Fast Bargaining in Bankruptcy
I combine two previously separate strands of the bargaining literature to present a bargaining model with both one-sided private information and a majority vote for proposals to go into effect. I use this model to show that the US bankruptcy code produces shorter delays and higher welfare than the UK law. I consider the bargaining that occurs in bankruptcy between an informed firm and a set of uninformed creditors over a set of new debt contracts. The agents have an infinite horizon to bargain and cannot commit to a schedule of future offers. If individual creditors can be treated differently and a majority vote is required for the acceptance of new debt contracts, adding creditors increases the probability of reaching agreement by the end of any given period. The US regime has these features. I give numerical examples which show the efficiency gains from increasing the number of creditors are significant. The UK voting rule allows one creditor a veto of all plans. Replacing the majority voting rule with the UK voting rule and allowing only the creditor with the veto to suggest plans, I show that the UK regime has longer delays and is less efficient than the US regime as long as the US regime has multiple creditors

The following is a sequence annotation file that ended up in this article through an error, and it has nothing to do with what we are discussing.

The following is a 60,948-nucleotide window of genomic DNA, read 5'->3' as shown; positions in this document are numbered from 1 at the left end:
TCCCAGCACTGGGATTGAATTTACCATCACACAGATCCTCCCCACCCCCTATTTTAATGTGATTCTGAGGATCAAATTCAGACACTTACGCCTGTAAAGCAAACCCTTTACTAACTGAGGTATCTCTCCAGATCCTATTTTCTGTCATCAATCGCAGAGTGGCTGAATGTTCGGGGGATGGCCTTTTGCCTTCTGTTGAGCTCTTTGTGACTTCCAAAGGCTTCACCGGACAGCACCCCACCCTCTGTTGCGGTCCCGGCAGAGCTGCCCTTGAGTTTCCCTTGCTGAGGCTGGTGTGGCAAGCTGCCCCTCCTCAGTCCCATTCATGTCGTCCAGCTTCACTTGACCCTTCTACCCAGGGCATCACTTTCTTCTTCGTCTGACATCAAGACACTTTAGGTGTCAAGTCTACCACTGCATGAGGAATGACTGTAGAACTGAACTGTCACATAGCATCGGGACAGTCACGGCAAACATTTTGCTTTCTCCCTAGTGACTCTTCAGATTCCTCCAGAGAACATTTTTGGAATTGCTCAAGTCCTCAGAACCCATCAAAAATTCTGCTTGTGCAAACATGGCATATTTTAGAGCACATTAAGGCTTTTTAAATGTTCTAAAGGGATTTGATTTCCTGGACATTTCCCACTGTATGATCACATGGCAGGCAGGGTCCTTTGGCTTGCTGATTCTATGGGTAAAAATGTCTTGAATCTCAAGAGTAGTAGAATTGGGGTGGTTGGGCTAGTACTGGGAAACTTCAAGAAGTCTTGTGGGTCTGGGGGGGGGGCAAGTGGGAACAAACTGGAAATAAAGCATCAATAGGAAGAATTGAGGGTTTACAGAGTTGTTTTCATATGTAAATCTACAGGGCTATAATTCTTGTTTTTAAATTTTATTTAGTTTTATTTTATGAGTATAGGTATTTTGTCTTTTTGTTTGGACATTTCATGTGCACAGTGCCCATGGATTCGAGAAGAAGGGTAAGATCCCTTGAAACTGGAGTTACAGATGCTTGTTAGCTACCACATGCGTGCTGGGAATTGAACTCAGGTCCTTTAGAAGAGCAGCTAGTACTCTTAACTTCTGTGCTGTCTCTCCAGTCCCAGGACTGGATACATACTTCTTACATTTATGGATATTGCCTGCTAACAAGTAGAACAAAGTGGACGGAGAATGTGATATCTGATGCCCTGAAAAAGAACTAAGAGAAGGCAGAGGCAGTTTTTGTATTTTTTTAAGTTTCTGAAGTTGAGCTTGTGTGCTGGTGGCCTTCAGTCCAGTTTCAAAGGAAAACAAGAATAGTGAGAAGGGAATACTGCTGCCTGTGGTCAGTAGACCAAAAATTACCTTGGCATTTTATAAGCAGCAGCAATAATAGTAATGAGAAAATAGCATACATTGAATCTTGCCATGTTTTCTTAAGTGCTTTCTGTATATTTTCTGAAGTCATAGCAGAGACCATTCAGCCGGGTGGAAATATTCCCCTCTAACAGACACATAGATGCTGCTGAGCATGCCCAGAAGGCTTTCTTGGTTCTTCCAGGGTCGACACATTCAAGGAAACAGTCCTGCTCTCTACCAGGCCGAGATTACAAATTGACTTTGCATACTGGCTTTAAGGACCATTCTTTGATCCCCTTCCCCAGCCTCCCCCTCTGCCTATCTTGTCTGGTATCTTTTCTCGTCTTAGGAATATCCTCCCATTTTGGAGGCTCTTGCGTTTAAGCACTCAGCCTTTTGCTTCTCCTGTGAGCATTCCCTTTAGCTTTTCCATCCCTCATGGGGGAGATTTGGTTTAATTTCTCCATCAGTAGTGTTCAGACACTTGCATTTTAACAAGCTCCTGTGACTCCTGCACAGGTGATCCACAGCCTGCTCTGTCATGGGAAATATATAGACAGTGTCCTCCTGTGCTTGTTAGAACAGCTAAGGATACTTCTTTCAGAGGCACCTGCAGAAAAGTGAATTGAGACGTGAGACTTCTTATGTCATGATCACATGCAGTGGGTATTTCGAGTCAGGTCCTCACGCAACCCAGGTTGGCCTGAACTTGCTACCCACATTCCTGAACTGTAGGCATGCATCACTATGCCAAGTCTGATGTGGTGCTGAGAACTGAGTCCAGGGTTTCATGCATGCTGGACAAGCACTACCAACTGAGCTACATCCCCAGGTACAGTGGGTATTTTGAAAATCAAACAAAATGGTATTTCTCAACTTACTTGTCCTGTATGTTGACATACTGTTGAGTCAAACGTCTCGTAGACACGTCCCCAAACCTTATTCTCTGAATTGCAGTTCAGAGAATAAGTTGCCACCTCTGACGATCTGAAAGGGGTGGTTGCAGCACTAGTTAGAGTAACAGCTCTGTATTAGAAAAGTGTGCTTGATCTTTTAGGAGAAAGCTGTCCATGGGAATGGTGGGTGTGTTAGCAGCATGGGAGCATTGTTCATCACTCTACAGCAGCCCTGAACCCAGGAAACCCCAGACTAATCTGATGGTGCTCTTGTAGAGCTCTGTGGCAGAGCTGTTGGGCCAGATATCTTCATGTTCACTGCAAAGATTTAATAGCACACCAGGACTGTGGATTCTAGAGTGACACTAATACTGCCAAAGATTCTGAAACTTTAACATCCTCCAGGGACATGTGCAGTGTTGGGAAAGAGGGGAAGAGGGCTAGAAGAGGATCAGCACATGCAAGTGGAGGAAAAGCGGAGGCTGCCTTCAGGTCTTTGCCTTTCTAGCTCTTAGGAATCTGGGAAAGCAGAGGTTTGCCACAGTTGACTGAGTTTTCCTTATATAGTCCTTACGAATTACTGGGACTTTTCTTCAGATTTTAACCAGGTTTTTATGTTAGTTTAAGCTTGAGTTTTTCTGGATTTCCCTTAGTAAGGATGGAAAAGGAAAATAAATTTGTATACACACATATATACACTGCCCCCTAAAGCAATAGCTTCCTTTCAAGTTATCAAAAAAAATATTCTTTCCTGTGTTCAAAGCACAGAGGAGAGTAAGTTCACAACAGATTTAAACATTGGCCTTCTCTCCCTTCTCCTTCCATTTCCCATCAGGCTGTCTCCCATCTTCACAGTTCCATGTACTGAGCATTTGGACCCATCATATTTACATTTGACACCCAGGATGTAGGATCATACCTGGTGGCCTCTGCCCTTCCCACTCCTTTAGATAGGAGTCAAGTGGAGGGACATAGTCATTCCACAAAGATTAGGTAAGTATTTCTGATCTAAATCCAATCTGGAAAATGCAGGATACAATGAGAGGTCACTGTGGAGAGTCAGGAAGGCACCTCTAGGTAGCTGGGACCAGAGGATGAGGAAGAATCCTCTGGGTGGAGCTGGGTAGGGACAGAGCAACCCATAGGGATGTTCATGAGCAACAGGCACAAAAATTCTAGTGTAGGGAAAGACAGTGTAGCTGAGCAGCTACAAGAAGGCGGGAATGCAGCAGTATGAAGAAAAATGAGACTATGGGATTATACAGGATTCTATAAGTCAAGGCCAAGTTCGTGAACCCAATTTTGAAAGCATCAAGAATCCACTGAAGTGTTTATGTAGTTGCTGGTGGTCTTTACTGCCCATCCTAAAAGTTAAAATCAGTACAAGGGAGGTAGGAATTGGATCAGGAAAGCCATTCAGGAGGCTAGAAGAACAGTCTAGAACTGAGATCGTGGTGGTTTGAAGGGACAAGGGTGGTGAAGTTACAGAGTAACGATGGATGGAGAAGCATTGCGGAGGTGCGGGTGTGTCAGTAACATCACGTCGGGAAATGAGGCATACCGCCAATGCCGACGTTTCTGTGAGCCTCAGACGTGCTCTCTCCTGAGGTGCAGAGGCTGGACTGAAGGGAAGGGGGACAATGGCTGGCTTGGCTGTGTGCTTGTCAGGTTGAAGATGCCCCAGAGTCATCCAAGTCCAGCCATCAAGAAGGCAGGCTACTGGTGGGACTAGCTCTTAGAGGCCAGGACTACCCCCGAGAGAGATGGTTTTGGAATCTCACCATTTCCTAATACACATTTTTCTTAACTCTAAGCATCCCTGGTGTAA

|Date of creation:||2004|
|Contact details of provider:|| Postal: Society for Economic Dynamics Marina Azzimonti Department of Economics Stonybrook University 10 Nicolls Road Stonybrook NY 11790 USA|
Web page: http://www.EconomicDynamics.org/
More information through EDIRC
When requesting a correction, please mention this item's handle: RePEc:red:sed004:664. See general information about how to correct material in RePEc.
For technical questions regarding this item, or to correct its authors, title, abstract, bibliographic or download information, contact: (Christian Zimmermann)
If you have authored this item and are not yet registered with RePEc, we encourage you to do it here. This allows to link your profile to this item. It also allows you to accept potential citations to this item that we are uncertain about.
If references are entirely missing, you can add them using this form.
If the full references list an item that is present in RePEc, but the system did not link to it, you can help with this form.
If you know of missing items citing this one, you can help us creating those links by adding the relevant references in the same way as above, for each refering item. If you are a registered author of this item, you may also want to check the "citations" tab in your profile, as there may be some citations waiting for confirmation.
Please note that corrections may take a couple of weeks to filter through the various RePEc services.